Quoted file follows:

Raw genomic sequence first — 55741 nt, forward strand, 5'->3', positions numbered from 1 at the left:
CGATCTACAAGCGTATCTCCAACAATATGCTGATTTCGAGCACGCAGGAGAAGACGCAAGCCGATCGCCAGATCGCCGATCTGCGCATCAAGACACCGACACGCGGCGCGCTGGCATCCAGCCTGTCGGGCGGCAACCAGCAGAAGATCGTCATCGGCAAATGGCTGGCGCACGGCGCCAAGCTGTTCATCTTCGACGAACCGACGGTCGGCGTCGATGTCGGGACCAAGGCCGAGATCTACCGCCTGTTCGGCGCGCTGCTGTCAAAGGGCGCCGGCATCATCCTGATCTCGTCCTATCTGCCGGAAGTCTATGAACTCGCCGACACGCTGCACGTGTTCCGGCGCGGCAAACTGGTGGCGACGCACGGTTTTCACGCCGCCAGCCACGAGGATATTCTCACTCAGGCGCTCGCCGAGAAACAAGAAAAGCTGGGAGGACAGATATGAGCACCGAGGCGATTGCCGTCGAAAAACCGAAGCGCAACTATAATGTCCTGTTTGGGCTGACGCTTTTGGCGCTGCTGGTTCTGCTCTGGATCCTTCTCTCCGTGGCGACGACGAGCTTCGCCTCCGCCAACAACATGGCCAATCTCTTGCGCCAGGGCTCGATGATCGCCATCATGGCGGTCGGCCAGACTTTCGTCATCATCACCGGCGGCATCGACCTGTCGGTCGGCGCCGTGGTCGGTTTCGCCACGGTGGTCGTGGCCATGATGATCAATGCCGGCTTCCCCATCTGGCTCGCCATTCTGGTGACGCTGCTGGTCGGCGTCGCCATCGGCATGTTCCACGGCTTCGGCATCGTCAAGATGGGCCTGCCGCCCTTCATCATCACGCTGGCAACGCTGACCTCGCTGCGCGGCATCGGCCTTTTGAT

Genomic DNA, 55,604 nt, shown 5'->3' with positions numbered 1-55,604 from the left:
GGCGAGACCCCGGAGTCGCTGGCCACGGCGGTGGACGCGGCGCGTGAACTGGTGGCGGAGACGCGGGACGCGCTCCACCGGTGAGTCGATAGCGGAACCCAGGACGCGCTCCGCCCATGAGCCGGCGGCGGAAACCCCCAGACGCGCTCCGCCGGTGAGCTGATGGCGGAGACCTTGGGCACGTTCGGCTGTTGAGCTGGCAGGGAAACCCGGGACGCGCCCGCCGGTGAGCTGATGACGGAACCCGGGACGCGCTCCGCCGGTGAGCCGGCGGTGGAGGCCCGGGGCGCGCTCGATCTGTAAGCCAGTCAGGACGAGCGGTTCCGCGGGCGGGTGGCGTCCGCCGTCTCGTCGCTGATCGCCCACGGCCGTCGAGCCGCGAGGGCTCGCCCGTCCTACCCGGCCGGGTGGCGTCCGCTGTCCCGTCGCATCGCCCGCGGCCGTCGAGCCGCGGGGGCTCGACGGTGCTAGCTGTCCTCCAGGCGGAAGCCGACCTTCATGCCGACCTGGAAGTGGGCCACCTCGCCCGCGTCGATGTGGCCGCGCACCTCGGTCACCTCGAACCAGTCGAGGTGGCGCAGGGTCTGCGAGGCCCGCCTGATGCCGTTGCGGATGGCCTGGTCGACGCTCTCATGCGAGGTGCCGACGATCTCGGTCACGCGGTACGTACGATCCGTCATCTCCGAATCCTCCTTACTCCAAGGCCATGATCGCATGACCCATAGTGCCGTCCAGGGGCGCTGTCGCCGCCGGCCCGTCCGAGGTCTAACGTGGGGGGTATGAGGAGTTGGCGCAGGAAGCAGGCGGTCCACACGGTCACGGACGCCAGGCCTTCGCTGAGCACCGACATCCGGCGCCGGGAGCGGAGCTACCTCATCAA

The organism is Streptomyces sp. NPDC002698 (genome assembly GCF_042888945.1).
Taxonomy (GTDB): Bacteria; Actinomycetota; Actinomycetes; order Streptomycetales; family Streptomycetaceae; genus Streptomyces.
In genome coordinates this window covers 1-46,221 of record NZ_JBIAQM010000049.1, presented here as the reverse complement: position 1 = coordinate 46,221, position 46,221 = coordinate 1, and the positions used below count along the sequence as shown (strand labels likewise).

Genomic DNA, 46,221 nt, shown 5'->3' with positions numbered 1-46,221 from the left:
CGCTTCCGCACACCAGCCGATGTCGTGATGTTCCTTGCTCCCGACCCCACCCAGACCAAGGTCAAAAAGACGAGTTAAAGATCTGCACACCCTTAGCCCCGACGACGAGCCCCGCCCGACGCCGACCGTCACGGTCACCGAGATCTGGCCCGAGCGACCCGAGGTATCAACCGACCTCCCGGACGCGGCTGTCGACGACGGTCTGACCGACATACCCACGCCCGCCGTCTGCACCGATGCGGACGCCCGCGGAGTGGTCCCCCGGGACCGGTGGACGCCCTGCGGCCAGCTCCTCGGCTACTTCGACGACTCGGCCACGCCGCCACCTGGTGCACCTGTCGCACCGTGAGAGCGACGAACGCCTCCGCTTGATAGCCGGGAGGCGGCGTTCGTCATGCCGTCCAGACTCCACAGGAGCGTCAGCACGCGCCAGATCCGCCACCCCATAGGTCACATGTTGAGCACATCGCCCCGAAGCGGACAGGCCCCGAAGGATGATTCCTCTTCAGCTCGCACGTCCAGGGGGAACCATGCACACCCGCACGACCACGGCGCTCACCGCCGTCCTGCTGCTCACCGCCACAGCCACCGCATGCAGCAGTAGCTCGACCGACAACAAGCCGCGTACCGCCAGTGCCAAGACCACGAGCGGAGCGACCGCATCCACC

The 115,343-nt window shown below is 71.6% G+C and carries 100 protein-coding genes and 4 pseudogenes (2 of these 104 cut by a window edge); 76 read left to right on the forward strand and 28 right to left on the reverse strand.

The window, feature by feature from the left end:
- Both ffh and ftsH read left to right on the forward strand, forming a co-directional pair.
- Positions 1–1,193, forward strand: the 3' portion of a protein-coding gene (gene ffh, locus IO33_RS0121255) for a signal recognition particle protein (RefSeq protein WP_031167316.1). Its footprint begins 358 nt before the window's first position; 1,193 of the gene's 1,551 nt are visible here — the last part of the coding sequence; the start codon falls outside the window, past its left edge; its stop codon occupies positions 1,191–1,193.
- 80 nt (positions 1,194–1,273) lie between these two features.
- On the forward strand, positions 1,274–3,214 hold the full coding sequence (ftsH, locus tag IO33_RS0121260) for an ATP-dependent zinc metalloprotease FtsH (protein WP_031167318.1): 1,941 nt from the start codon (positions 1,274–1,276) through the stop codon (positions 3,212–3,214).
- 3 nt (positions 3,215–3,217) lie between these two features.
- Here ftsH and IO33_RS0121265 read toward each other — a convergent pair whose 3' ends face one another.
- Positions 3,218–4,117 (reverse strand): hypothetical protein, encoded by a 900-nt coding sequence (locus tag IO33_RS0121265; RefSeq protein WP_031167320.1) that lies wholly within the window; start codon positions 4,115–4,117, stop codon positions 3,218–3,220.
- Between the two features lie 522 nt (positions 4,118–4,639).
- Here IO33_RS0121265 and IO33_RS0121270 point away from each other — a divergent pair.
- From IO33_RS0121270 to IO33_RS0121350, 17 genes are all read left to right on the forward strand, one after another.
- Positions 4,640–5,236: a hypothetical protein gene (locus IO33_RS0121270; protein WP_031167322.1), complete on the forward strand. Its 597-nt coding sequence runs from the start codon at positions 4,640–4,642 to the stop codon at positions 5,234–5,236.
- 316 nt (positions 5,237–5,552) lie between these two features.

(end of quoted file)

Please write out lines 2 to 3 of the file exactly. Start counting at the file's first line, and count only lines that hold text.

CGATCTACAAGCGTATCTCCAACAATATGCTGATTTCGAGCACGCAGGAGAAGACGCAAGCCGATCGCCAGATCGCCGATCTGCGCATCAAGACACCGACACGCGGCGCGCTGGCATCCAGCCTGTCGGGCGGCAACCAGCAGAAGATCGTCATCGGCAAATGGCTGGCGCACGGCGCCAAGCTGTTCATCTTCGACGAACCGACGGTCGGCGTCGATGTCGGGACCAAGGCCGAGATCTACCGCCTGTTCGGCGCGCTGCTGTCAAAGGGCGCCGGCATCATCCTGATCTCGTCCTATCTGCCGGAAGTCTATGAACTCGCCGACACGCTGCACGTGTTCCGGCGCGGCAAACTGGTGGCGACGCACGGTTTTCACGCCGCCAGCCACGAGGATATTCTCACTCAGGCGCTCGCCGAGAAACAAGAAAAGCTGGGAGGACAGATATGAGCACCGAGGCGATTGCCGTCGAAAAACCGAAGCGCAACTATAATGTCCTGTTTGGGCTGACGCTTTTGGCGCTGCTGGTTCTGCTCTGGATCCTTCTCTCCGTGGCGACGACGAGCTTCGCCTCCGCCAACAACATGGCCAATCTCTTGCGCCAGGGCTCGATGATCGCCATCATGGCGGTCGGCCAGACTTTCGTCATCATCACCGGCGGCATCGACCTGTCGGTCGGCGCCGTGGTCGGTTTCGCCACGGTGGTCGTGGCCATGATGATCAATGCCGGCTTCCCCATCTGGCTCGCCATTCTGGTGACGCTGCTGGTCGGCGTCGCCATCGGCATGTTCCACGGCTTCGGCATCGTCAAGATGGGCCTGCCGCCCTTCATCATCACGCTGGCAACGCTGACCTCGCTGCGCGGCATCGGCCTTTTGAT

Genomic DNA, 55,604 nt, shown 5'->3' with positions numbered 1-55,604 from the left: